Letter to John T. Stuart
SPRINGFIELD, December 23, 1839.
Dr. Henry will write you all the political news. I write this about some little matters of business. You recollect you told me you had drawn the Chicago Masark money, and sent it to the claimants. A hawk-billed Yankee is here besetting me at every turn I take, saying that Robert Kinzie never received the eighty dollars to which he was entitled. Can you tell me anything about the matter?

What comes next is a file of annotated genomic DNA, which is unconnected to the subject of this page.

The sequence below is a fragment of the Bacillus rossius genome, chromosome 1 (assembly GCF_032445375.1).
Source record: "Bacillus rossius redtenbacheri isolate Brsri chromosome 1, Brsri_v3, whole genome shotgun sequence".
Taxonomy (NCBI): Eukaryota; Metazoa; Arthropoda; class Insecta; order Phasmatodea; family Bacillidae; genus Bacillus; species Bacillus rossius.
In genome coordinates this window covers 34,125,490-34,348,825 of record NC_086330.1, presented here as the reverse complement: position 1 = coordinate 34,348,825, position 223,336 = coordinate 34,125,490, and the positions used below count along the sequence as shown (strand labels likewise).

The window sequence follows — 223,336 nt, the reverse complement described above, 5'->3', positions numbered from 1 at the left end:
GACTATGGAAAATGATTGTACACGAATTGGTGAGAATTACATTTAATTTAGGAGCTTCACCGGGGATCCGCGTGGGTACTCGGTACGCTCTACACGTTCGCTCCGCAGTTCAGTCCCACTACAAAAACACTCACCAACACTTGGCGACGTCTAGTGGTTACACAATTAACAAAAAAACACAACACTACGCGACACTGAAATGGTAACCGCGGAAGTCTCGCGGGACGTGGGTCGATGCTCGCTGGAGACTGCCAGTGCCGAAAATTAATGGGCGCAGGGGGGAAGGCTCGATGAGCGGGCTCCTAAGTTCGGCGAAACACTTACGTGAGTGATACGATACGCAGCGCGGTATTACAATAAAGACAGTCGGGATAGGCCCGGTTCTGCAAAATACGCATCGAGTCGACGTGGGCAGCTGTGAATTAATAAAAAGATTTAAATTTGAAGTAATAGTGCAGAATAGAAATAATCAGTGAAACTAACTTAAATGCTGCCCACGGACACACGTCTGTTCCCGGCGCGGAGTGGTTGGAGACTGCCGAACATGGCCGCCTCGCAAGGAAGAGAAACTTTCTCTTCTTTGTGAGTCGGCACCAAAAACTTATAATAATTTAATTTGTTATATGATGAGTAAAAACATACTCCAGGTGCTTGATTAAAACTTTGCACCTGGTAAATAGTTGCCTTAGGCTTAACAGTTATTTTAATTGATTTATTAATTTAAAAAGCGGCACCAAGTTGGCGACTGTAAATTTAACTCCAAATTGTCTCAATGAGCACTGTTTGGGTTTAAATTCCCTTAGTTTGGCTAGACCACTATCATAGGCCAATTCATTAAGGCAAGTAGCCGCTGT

Again, old Mr. Wright, who lives up South Fork somewhere, is teasing me continually about some deeds which he says he left with you, but which I can find nothing of. Can you tell me where they are? The Legislature is in session and has suffered the bank to forfeit its charter without benefit of clergy. There seems to be little disposition to resuscitate it.
Whenever a letter comes from you to Mrs.____________ I carry it to her, and then I see Betty; she is a tolerable nice "fellow" now. Maybe I will write again when I get more time.
Your friend as ever, A. LINCOLN
P. S.–The Democratic giant is here, but he is not much worth talking about.
Filed under Writings of Abraham Lincoln by